“It’s all been rhetoric that’s not welcoming and reflective of who we are as a country,” said Flake, who announced that he’d retire from the Senate after this year.
Flake has become one of only a select few Republicans in Congress to regularly criticize the president and his regular attacks on the press and the ideas of democracy and the rule of law.
Flake, who spoke to BeltwayBreakfast by phone Sunday afternoon, was even more emphatic in his denunciation of Trump’s suggestion that immigrants are not entitled to due process.
“The hallmark of our country is the rule of law, and to say to those asylum seekers — ‘the huddled masses yearning to breathe free’ — that we’re not going to consider an asylum application, that’s not who we are,” Flake said.
Is there a constitutional law professor in the House? Yes, Rep. Jamie Raskin.
Rep. Jamie Raskin, a first-term Maryland Democrat who teaches constitutional law at American University, was even more critical of the president’s recent attacks on immigrant communities and the rule of law in a separate phone interview with BeltwayBreakfast, in which he declared that Trump “is trashing the American dream.”
“The president has declared war on due process within the immigration system,” said Raskin, who noted that the United States’ obligations to treat asylum seekers with respect and allow them their day in court come not only from American law, but from the 1951 Convention on the Status of Refugees, to which the United States is a signatory.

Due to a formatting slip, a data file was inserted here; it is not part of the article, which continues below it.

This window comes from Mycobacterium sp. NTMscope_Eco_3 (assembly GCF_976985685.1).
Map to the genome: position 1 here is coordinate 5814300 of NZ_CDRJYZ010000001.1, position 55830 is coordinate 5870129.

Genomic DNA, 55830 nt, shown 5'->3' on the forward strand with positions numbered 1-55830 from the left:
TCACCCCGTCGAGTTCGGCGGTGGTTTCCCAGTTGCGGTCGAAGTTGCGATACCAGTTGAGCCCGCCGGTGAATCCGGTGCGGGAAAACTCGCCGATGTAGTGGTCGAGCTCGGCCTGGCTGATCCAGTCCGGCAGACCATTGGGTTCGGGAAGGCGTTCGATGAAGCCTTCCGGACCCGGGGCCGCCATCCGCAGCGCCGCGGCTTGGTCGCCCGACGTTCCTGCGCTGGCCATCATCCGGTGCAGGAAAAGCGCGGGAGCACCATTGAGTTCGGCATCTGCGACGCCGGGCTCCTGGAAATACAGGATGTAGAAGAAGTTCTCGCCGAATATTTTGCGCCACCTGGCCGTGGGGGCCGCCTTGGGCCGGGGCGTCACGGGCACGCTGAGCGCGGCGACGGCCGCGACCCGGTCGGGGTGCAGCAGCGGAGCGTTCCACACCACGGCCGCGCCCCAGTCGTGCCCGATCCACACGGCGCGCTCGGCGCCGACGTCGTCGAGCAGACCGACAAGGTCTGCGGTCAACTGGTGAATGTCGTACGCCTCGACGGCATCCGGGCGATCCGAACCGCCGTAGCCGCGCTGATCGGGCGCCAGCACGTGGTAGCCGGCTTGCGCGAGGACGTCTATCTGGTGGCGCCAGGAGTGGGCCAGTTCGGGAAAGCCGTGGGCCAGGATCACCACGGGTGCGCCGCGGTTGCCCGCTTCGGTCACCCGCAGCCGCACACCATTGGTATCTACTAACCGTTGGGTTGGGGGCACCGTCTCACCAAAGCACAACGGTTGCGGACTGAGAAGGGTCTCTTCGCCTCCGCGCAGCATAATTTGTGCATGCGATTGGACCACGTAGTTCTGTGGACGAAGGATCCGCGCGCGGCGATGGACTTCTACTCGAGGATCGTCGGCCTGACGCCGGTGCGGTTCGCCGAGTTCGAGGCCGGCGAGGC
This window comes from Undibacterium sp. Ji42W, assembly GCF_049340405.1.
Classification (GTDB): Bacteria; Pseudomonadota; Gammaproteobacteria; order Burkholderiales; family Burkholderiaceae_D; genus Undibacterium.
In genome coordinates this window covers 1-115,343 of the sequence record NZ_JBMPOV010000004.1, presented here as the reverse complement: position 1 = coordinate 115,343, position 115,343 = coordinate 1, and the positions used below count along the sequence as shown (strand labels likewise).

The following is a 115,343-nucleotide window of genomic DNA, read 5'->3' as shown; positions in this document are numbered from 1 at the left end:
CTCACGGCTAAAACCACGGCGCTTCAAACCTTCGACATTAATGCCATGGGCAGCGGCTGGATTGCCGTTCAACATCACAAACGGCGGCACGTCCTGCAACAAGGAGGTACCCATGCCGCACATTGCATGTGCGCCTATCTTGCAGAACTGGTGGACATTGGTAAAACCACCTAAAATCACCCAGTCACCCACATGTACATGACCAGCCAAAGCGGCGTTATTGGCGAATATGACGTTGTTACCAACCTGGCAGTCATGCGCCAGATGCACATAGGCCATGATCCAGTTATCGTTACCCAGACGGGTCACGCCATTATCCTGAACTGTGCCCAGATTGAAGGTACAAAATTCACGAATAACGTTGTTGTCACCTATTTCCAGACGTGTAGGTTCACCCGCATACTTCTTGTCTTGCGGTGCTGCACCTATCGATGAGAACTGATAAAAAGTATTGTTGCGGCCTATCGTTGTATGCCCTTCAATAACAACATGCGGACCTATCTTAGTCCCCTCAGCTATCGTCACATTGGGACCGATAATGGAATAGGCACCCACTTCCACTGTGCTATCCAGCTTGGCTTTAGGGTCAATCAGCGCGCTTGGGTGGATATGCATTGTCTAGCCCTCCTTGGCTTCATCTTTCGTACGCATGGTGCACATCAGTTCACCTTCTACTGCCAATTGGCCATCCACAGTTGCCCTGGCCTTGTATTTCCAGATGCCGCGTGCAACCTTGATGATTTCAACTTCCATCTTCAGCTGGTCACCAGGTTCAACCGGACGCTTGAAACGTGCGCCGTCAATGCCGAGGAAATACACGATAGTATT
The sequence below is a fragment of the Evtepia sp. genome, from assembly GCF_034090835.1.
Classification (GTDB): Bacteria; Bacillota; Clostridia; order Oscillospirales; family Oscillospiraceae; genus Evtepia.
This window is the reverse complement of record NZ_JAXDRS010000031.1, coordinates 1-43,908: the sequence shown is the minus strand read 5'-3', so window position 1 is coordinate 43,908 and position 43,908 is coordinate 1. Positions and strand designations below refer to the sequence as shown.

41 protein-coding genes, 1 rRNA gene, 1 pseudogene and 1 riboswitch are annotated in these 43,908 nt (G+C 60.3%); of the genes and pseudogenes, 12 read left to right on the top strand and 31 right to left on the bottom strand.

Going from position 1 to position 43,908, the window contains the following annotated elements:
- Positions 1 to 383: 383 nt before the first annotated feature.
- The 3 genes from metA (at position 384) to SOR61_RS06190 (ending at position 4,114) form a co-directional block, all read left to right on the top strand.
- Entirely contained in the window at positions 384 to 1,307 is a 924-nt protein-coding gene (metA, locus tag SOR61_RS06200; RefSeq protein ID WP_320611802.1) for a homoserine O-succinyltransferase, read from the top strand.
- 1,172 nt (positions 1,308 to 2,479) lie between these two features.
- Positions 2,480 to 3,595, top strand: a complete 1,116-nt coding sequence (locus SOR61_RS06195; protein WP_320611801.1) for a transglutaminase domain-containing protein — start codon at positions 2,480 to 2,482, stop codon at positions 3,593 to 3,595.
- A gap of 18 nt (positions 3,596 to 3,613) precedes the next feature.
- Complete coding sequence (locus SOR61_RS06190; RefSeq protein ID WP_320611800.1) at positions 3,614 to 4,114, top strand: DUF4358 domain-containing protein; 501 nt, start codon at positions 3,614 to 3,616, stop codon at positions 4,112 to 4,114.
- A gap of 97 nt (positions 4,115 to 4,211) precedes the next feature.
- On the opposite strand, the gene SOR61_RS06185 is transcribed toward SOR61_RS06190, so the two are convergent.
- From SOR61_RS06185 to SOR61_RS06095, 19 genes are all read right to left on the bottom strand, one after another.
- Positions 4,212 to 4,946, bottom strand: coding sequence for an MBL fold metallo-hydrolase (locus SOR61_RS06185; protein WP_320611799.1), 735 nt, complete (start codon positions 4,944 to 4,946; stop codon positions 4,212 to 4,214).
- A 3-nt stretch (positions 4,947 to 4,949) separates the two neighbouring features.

“How are we going to live up to our obligations under international law and the constitution if we don’t have judges to sort it out?” he asked.
“[Trump] just wants to build a wall and a moat and put up barbed wire, and that’s a complete betrayal of what America is as a nation founded as a haven for refuge for people fleeing violence and oppression,” he added, concluding that the president “essentially wants to turn us into a tyrannical state ourselves.”
Raskin noted that immigration judges are not just bureaucratic functionaries or cogs in a deportation machine, but “real judges” who are supposed to follow the law and fairly adjudicate claims of asylum under U.S. immigration and asylum law.